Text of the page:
“I hope that this might lead to the development of targeted genetic therapies for PD.”
James Dahlman, Ph.D.
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Aleksandar Videnovic, M.D., M.Sc.
This article originally appeared in the Fall 2008 edition of PDF's quarterly newsletter, News & Review.
Anyone with Parkinson’s disease (PD) who has struggled through the day on little or no rest knows that sleep disorders can be very disruptive to daily life.
On April 16, Aleksandar Videnovic, M.D., M.Sc., received the 2008 Parkinson’s Disease Foundation (PDF)/American Academy of Neurology Foundation (AANF) Clinician-Scientist Development Award to study this issue. The three-year award was created in 2007 to encourage young clinicians to pursue research or combined clinical/research careers in PD.
Dr. Videnovic will use the award to study the sleep disorder known as daytime somnolence (excessive sleepiness) and its relation to circadian rhythms. Circadian rhythms are regular changes in processes — biochemical, physiological and behavioral — in our bodies that control our biological clock. While it is known that disturbances in circadian rhythms can cause sleep disorders in the general population, they “have not been systematically studied in PD,” says Dr. Videnovic. He suspects that melatonin, a hormone involved in circadian rhythms, may be contributing to daytime sleepiness and poor overnight sleep in people with PD.
Dr. Videnovic’s interest in sleep disorders began during his postdoctoral training at the University of Illinois in Chicago, where he studied sleep apnea syndrome. Later, while completing a movement disorders fellowship at Rush University, he observed a wide range of sleep disorders in people with PD and saw the impact they had on people’s lives. Working there with Cynthia Comella, M.D., a PDF-funded researcher with expertise in sleep disturbances, he refined his research interests to focus on daytime somnolence and circadian rhythms.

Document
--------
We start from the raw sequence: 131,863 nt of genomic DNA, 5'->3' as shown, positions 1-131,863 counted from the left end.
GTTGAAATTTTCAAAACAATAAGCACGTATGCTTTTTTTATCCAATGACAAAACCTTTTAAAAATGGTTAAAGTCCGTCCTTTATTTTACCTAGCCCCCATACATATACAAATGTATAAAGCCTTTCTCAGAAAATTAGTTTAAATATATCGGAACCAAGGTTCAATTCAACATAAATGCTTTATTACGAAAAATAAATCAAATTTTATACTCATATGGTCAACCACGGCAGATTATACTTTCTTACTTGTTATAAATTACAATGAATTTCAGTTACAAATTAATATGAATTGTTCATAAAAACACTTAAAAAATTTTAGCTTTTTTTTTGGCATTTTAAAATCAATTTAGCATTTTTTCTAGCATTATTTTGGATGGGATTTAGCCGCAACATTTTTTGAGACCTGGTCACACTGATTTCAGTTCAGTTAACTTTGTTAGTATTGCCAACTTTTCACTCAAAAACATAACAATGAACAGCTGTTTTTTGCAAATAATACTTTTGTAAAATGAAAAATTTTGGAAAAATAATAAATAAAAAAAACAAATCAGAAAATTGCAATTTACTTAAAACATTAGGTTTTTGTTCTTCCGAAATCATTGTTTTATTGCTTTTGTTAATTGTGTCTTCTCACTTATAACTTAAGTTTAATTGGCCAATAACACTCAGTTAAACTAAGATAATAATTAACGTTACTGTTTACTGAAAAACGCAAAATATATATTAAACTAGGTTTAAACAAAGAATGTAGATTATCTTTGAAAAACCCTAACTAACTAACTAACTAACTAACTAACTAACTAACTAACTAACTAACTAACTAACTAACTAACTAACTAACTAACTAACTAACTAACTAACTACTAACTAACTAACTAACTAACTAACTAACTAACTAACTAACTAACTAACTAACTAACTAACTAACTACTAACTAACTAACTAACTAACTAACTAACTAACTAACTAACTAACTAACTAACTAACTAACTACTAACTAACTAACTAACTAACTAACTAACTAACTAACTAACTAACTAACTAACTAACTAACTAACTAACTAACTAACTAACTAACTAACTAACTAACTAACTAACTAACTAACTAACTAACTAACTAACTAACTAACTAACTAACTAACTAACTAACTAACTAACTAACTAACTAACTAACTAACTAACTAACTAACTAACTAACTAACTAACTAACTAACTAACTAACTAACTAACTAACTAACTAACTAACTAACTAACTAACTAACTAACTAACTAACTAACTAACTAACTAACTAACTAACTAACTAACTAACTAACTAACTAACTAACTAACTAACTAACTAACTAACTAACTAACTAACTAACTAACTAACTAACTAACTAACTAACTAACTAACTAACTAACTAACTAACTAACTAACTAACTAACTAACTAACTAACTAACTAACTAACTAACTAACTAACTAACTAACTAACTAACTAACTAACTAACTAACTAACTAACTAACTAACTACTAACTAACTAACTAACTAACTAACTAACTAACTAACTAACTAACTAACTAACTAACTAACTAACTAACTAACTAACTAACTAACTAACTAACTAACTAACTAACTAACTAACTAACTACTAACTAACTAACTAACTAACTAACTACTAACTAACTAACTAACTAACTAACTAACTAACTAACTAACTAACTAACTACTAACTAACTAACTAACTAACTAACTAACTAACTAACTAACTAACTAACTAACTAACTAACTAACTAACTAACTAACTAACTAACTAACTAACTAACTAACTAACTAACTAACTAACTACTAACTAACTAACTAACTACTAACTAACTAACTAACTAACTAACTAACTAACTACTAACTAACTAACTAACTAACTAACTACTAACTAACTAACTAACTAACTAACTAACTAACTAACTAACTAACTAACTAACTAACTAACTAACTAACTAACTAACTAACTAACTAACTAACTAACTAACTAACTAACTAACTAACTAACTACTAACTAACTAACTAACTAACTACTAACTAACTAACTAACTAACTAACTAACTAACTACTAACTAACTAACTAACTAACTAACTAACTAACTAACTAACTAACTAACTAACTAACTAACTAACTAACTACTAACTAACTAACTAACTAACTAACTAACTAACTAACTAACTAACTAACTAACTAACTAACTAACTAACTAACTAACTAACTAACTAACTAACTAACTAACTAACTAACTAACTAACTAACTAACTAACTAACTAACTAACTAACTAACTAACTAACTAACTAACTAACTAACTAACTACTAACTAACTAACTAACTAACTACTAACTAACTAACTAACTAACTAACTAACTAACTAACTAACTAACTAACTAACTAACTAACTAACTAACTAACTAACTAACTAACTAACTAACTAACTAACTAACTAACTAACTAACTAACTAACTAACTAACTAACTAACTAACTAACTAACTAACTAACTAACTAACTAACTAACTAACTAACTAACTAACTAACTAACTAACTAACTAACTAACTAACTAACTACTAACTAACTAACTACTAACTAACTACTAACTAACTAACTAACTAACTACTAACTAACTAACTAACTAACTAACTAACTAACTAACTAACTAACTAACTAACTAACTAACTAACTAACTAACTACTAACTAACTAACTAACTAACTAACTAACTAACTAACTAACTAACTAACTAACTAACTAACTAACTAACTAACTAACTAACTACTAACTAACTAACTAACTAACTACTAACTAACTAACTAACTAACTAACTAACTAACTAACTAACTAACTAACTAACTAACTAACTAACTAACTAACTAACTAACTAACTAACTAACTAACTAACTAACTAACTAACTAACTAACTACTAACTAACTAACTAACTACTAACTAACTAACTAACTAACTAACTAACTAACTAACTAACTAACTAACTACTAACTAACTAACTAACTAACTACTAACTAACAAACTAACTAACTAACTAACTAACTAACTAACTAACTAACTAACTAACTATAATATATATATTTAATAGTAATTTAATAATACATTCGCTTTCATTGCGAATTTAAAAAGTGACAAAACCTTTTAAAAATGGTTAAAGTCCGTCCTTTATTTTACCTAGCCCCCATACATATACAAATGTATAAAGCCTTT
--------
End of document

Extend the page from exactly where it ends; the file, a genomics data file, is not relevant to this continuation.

Over the next three years, Dr. Videnovic will test his hypothesis — that people with PD who experience excessive daytime sleepiness have a disruption in circadian rhythms — by studying patterns of sleeping and waking in people with Parkinson’s. He will also receive formal instruction in clinical research design and methodology at Northwestern University Feinberg School of Medicine in Chicago and train in the University’s sleep laboratory.
Lastly, he will explore chronobiologic treatments — such as light therapy — that correct imbalances in the body’s circadian rhythms. These treatments may be a more effective solution for sleep disorders than medicated sleep aids, which have proven ineffective in people with PD and have caused unpleasant side effects.
Dr. Videnovic believes his next three years of training and research will lead to an improved understanding of sleep disorders in PD. He also hopes this attention to sleep disorders will lead to the development of practical tools that could be used to treat and manage them, improving quality of life for people with Parkinson’s.
Dr. Videnovic is Assistant Professor of Neurology at Northwestern University Feinberg School of Medicine and the first recipient of the PDF-AANF Clinician-Scientist Development Award. Please click here to learn more about this award.